MORE Cannabis Legislation in the House

Cannabis Practice Update

Date: April 07, 2022

Key Notes:

  • The House has recently again passed multiple bills aimed at marijuana legalization.
  • On April 4, 2022, the House passed the Medical Marijuana Research Act for the second time.
  • On April 1, 2022, the House passed the MORE Act for the second time.
  • On February 2, 2022, the House passed the SAFE Banking Act for the sixth time.

On April 1, 2022, the U.S. House of Representatives passed the Marijuana Opportunity Reinvestment and Expungement (MORE) Act by a vote of 220-204, largely along party lines. This marks the second time that the House has passed the MORE Act, the first being on December 4, 2020 by a vote of 228-164. The MORE Act has three main focuses:

  1. Removing cannabis from the list of federally controlled substances,
  2. Authorizing the provision of resources funded by the federal tax of cannabis sales (starting at 5% and increasing to 8% by the fifth year of implementation) to address the needs of communities that have been “seriously” impacted by federal prohibition policies, including increasing the participation of communities of color in the burgeoning cannabis market; and
  3. Providing the expungement of federal cannabis convictions and arrests.

An objective of the MORE Act is to undo some of the harms caused by decades of the federal government’s War on Drugs, which some states have already sought to do through their laws and regulations enacting state-level decriminalization and legalization of general adult use of marijuana. For example, New York has designated the first 100-200 retail cannabis licenses will be issued solely to people with marijuana-related convictions, and in California, local jurisdictions can set up equity programs (based on arrest rates, negative policy impacts and negative impacts from the War on Drugs) as part of their local licensing regime.

The House has passed multiple cannabis-related bills during this Congress. It has passed the Secure and Fair Enforcement (SAFE) Act, also known as the SAFE Banking Act, both independently and as an amendment to broader legislation, six times in the last three years, most recently on February 4, 2022. Unlike the MORE Act, the SAFE Banking Act has a narrower focus on providing a safe harbor for financial institutions and insurance companies to provide services to cannabis businesses. Without access to traditional financial institutions, the cannabis industry is largely cash based and can potentially create logistical and safety concerns for businesses. Although some state-chartered banks and credit unions are willing to work with cannabis businesses, national financial institutions, like credit card processing companies, will not for fear of federal regulation. Some states, including Georgia, even require companies applying for medical marijuana-related licenses to have a certain amount of money on deposit with a state-chartered bank to be eligible for licensure.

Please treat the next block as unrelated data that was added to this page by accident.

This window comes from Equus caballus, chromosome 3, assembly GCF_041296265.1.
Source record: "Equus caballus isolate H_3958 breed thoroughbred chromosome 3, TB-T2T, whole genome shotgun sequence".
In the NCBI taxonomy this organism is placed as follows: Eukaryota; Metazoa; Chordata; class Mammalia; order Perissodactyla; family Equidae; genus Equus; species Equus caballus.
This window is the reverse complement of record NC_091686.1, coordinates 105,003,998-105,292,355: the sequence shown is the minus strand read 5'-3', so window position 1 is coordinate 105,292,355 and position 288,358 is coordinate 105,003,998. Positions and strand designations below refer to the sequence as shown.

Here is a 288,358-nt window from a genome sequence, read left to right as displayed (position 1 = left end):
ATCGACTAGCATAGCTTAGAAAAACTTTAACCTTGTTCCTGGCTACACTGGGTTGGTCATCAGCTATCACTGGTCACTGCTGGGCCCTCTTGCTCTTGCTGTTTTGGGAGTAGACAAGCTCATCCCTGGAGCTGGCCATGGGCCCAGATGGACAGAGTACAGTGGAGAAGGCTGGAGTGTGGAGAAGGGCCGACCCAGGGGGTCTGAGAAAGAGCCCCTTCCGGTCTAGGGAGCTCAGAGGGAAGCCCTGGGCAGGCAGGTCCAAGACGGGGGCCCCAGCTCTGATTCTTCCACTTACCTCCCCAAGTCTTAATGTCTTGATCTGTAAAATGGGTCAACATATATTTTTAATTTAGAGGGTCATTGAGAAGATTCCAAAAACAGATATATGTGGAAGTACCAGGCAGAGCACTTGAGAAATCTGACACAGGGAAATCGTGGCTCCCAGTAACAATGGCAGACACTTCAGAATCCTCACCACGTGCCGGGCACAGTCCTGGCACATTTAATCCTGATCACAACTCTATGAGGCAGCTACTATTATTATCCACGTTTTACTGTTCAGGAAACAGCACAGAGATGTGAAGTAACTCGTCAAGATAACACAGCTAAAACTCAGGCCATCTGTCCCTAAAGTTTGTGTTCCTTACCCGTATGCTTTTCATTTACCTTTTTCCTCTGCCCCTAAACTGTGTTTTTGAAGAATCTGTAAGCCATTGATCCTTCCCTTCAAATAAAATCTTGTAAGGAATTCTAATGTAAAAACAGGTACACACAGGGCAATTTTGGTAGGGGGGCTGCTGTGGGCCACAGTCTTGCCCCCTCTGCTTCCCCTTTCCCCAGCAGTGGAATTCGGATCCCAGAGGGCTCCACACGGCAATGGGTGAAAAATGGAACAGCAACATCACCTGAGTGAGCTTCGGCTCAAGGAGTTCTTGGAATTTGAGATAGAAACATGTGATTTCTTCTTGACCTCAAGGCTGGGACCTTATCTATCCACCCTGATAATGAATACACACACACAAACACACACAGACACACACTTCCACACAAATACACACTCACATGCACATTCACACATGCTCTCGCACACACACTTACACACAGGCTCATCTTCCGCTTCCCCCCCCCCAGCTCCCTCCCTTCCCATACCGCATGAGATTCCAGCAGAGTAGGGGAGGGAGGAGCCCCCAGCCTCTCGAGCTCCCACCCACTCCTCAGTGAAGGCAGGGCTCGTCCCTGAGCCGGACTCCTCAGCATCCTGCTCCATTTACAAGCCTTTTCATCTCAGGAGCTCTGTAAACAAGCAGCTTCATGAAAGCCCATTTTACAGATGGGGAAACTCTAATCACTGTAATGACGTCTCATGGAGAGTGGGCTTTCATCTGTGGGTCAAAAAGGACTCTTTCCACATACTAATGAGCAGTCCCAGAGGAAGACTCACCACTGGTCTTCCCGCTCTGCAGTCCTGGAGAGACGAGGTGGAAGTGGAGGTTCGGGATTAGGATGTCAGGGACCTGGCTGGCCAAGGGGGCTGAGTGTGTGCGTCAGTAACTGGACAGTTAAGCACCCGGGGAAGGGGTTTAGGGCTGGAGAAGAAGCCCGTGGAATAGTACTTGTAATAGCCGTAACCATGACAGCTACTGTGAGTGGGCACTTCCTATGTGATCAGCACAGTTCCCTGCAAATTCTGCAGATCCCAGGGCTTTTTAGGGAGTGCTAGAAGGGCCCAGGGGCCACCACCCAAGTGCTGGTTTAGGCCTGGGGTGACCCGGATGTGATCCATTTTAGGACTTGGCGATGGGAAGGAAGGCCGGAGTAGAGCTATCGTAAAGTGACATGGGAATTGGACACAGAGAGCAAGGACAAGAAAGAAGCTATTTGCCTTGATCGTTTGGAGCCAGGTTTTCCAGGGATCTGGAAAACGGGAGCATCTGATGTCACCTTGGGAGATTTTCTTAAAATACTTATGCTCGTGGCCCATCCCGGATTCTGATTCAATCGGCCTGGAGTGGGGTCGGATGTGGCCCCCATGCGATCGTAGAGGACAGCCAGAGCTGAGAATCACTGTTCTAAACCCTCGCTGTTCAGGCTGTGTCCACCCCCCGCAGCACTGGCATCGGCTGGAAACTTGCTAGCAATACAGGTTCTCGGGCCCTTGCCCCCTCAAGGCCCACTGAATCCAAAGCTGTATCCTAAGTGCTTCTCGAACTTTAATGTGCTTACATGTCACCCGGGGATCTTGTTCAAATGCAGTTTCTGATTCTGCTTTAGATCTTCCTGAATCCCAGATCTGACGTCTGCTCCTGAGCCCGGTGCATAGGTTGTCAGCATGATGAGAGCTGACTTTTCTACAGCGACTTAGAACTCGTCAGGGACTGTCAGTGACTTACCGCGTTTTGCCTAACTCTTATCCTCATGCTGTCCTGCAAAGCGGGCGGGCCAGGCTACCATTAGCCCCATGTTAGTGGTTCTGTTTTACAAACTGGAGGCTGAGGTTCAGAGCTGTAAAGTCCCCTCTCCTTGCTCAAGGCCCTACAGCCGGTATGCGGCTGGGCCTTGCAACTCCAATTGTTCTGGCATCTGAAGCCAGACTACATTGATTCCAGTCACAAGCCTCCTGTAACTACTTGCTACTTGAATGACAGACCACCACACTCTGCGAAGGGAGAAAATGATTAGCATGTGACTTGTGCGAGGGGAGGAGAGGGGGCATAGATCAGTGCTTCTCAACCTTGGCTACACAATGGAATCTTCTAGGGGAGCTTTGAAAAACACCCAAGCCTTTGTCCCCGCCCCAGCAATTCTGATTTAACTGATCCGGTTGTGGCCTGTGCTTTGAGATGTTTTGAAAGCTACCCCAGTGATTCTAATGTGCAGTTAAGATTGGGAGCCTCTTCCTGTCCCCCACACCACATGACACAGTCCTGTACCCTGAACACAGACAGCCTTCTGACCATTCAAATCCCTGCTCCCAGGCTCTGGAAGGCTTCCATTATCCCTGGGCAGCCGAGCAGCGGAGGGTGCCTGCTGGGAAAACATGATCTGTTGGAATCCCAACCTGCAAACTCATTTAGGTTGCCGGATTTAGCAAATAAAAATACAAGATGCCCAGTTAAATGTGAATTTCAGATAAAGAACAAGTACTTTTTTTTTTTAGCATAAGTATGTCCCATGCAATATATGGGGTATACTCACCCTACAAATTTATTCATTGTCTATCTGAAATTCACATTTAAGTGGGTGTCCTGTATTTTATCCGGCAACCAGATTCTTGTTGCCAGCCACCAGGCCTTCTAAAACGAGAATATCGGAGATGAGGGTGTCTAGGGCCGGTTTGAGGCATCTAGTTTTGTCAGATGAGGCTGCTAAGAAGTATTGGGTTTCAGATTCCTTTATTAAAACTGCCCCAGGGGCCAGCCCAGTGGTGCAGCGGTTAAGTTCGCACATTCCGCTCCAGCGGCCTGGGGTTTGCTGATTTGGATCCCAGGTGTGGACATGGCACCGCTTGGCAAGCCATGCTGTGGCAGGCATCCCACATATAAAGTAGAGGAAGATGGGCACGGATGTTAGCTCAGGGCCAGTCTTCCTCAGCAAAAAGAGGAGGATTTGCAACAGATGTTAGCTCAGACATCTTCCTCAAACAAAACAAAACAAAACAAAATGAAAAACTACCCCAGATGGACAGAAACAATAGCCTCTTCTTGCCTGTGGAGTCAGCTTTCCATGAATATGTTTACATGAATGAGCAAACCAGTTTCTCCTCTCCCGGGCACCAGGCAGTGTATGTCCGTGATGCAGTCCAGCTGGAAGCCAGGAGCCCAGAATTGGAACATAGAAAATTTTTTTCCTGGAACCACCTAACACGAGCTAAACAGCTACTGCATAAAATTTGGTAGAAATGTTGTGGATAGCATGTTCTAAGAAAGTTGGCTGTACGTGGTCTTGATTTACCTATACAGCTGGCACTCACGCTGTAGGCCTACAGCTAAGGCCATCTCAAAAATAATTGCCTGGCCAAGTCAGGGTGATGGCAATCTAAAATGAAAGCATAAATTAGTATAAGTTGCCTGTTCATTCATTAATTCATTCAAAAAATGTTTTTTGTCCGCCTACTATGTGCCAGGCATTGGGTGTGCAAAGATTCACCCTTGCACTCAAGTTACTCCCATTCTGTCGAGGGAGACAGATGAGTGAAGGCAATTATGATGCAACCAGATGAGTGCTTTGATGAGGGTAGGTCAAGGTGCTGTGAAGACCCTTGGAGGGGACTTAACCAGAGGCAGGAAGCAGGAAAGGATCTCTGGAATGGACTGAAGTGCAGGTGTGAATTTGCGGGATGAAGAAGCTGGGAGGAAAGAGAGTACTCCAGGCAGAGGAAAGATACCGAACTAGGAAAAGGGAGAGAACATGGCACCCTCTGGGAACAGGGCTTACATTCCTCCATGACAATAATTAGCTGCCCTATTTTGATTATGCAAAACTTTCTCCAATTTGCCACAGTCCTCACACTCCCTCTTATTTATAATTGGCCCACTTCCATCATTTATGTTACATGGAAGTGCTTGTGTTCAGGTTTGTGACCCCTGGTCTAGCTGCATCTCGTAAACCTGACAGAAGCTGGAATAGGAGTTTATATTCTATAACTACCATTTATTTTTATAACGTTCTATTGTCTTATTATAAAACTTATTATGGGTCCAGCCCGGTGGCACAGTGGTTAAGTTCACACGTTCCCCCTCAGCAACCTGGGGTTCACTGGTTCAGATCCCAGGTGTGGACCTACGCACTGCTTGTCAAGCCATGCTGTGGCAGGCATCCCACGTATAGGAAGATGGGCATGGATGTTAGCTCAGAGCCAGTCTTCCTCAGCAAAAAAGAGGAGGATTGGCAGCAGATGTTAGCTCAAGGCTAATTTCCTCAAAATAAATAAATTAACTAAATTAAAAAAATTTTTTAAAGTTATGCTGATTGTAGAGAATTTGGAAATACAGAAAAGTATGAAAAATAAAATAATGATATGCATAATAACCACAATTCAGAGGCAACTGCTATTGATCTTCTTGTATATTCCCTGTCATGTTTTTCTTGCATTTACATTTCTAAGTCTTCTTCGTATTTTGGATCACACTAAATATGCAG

Outside of equitable and financial legislation, the House has also passed bills focused on improving the state of medical marijuana. On April 4, 2022, the House passed for the second time the Medical Marijuana Research Act by a vote of 343-75. This bill is intended to establish a process that would grant researchers authorized access to marijuana flowers and other products manufactured in accordance with state-approved marijuana programs, essentially allowing them to study dispensary products. It also would require the DEA to license more growers and eliminate limits on the number of additional entities that can be registered to cultivate marijuana for research purposes. Passage by the House came only a few weeks after the Senate passed the Cannabidiol and Marihuana Research Expansion Act, that is similarly intended to encourage and expand research of marijuana and other cannabis derivatives, including CBD. Unlike the House bill, it would not allow for the study of products already in dispensaries.

An unfortunately defining characteristic of the House legislation is the absence of any consideration of it in the Senate. None of the House-passed bills have ever reached the Senate floor for a vote or even debate, although some counterpart legislation has been introduced in the Senate. For example, the Cannabis Administration and Opportunity Act (CAOA) has been touted by some Democratic senators, including the Senate Majority Leader, as a parallel to the MORE Act, but it has not yet been formally introduced. Beyond all this federal legislation, individual states continue to pass laws legalizing either recreational or medical use of marijuana. As of 2022, 18 states, the District of Columbia, and two protectorates (Guam and the Northern Mariana Islands) have legalized general adult use of marijuana, and 19 additional states, plus Puerto Rico and the Virgin Islands, have legalized medical marijuana use in some form. Legalization is up for consideration in several more state legislatures this year.

Despite the feelings of seeming inevitability surrounding national legalization, there are still those seeking to slow it down at the federal and state levels. As Governor Reeves put it when he signed Mississippi’s medical marijuana bill into law on February 2, 2022, his “goal . . . has been to allow for [access to medical marijuana] and do everything in [his] power to minimize and mitigate – though knowing it is impossible to eliminate – the likelihood of” legalization for recreational use. And some state bar organizations, even where marijuana has been legalized, have pushed back on the ability of their lawyers to assist cannabis clients. Despite this opposition, progress towards national legalization continues to move forward, even if haltingly and with many hurdles still to overcome.


For more information, please contact:

Eric N. Heyer

Joe Smith

Austin Alexander

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